Sexual Health Rankings™ presents Sex Stories, a weekly roundup of sexual health news from around the country.
From Failed to Approved, Assembly Revives Sex Abuse Bill (The Sacramento Bee)
A California bill that would remove the statue of limitations for sex abuse cases for one year has been revived. Though SB 131 was struck down last week in the Appropriations Committee, the vote for its reconsideration was passed. It will now head to the full Assembly for a floor vote.
County Clerk in New Mexico Issues Marriage Licenses to Same Sex Couples (New York Times)
A New Mexico county clerk began issuing marriage licenses to same-sex couples even as the courts continue to debate the legality of doing so. Currently, the state’s definition of marriage includes no mention of gender though the marriage applications require couples to list a bride and a groom. Though the Attorney General will not stop any clerk from issuing such licenses, they could be invalidated if the New Mexico Supreme Court eventually rules that same sex marriage is not allowed.
Porn Industry Sets Moratorium after Positive HIV Test (USA Today)
The adult film industry is on hold after an actor tested positive for HIV on Wednesday. The performer is not thought to have received the infection on a film set and the actor’s partners are being tested. Filming will being again when the risk of disease transmission has been eliminated. Criticism came quickly from industry opponents, especially those who have lobbied for the enforced use of condoms on set.
Minnesota Supreme Court Sides with HIV-Positive Man (ABC News)
An HIV-positive man accused of passing the virus to another man was acquitted on Wednesday based on the argument that the statue under which he was convicted did not apply to sexual acts. Gay rights supporters cheered the outcome saying it represents the need for government to respect the decisions of consenting adults. Prosecutors, on the other hand, argue that the defendant is a sexual predator. He has four additional cases pending against him.
Pinellas Commission Passes Protections for Transgender People (Tampa Bay Times)
On Tuesday, the Pinellas County Commissioners voted almost unanimously to replace ‘sex’ with ‘gender’ in the county’s human rights laws. This change will provide transgendered individuals the same protections as those based on race, for example. Religious institutions, public schools, and businesses with less than five employees are exempt from the law. Neither the country nor businesses are required to build extra unisex bathrooms. Similar protections are being pursued in Miami-Dade County.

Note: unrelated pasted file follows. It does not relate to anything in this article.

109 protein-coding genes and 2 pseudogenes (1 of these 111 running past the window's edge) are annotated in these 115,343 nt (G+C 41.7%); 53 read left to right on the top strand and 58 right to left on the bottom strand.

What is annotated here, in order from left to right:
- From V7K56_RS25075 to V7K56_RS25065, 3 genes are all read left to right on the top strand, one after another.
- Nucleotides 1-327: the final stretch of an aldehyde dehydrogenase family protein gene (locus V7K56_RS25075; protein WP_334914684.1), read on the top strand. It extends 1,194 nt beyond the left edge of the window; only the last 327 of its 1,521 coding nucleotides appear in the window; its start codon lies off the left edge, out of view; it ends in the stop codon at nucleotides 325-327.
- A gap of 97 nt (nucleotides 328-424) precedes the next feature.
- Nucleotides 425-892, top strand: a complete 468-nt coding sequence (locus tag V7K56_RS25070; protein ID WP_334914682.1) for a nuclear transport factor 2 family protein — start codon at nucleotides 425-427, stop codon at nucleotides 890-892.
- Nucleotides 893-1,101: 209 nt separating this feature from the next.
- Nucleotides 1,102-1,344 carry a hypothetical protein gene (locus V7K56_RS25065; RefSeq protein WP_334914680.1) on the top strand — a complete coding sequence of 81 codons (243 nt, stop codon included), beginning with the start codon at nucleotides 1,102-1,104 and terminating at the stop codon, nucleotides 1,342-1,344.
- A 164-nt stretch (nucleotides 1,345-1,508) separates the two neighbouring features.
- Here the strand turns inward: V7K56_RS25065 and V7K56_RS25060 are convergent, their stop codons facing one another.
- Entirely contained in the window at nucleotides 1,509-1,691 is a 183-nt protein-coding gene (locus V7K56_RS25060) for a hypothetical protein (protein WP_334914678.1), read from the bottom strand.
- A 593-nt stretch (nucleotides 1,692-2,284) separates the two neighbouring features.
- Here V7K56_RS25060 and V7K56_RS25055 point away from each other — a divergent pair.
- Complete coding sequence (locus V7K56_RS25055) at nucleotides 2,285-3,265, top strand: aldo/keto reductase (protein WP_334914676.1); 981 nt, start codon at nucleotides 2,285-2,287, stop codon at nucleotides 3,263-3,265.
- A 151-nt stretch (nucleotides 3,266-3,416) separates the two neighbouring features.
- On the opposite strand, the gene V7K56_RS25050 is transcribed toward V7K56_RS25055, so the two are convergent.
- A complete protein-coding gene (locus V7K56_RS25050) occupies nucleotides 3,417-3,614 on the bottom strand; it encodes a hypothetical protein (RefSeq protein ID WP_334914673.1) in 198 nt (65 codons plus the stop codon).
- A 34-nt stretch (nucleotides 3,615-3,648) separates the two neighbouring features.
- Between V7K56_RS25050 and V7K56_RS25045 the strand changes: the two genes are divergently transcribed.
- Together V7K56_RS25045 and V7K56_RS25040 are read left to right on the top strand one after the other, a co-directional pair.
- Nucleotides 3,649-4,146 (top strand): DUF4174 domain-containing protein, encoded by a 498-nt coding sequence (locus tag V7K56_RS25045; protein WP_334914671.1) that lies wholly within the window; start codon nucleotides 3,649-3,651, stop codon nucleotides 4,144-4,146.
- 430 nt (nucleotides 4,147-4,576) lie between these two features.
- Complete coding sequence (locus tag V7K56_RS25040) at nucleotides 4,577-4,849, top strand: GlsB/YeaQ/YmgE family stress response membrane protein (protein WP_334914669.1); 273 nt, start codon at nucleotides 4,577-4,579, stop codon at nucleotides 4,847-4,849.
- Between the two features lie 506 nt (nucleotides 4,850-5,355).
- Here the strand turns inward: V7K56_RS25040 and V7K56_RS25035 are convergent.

Orange County Targets Customers in Fight Against Human Trafficking (LA Times)
Since stricter human trafficking laws went into effect in CA this January, Orange County officials are not only going after pimps but also their customers. The district attorney’s website features names of men suspected of soliciting sex, descriptions of alleged pimps’ arrest, and stories of trafficking survivors. Advocates for survivors are not completely on board with this approach, feeling that it may push soliciters further underground. Other changes, such as fining offenders to fund social services for survivors, are also being put into effect.
Petition Calls for Change to Domestic Violence Law after Martel Murder (Boston Magazine)
Bostonions are calling for changes in state law regarding when offenders are released after committing certain crimes. The petition results from the murder of a Waltham woman the day after her partner was arrested for assaulting her. The author of the petition hopes that abusers will no longer be freed without bail within 24 hours of a repeat offense. The petition, which has over 500 signatures, is being sent to state officials.